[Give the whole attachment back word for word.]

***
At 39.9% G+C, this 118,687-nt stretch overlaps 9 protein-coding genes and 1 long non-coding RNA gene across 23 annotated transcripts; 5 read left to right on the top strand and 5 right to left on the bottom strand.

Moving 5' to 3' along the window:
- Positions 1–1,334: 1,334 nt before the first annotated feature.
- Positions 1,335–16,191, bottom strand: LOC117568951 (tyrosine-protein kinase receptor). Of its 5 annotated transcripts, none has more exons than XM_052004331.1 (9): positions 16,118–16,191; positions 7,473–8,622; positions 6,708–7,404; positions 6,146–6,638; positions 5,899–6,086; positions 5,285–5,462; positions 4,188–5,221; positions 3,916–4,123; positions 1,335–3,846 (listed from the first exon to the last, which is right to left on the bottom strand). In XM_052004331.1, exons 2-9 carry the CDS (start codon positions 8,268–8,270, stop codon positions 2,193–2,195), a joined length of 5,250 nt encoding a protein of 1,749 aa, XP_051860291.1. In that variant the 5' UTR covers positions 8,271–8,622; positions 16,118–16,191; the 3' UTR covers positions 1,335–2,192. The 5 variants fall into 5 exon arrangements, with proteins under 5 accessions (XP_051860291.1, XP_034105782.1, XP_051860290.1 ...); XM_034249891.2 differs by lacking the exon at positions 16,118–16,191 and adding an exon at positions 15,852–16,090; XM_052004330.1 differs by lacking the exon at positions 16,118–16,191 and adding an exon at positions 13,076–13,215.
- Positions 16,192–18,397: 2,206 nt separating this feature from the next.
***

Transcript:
At 39.9% G+C, this 118,687-nt stretch overlaps 9 protein-coding genes and 1 long non-coding RNA gene across 23 annotated transcripts; 5 read left to right on the top strand and 5 right to left on the bottom strand.

Moving 5' to 3' along the window:
- Positions 1–1,334: 1,334 nt before the first annotated feature.
- Positions 1,335–16,191, bottom strand: LOC117568951 (tyrosine-protein kinase receptor). Of its 5 annotated transcripts, none has more exons than XM_052004331.1 (9): positions 16,118–16,191; positions 7,473–8,622; positions 6,708–7,404; positions 6,146–6,638; positions 5,899–6,086; positions 5,285–5,462; positions 4,188–5,221; positions 3,916–4,123; positions 1,335–3,846 (listed from the first exon to the last, which is right to left on the bottom strand). In XM_052004331.1, exons 2-9 carry the CDS (start codon positions 8,268–8,270, stop codon positions 2,193–2,195), a joined length of 5,250 nt encoding a protein of 1,749 aa, XP_051860291.1. In that variant the 5' UTR covers positions 8,271–8,622; positions 16,118–16,191; the 3' UTR covers positions 1,335–2,192. The 5 variants fall into 5 exon arrangements, with proteins under 5 accessions (XP_051860291.1, XP_034105782.1, XP_051860290.1 ...); XM_034249891.2 differs by lacking the exon at positions 16,118–16,191 and adding an exon at positions 15,852–16,090; XM_052004330.1 differs by lacking the exon at positions 16,118–16,191 and adding an exon at positions 13,076–13,215.
- Positions 16,192–18,397: 2,206 nt separating this feature from the next.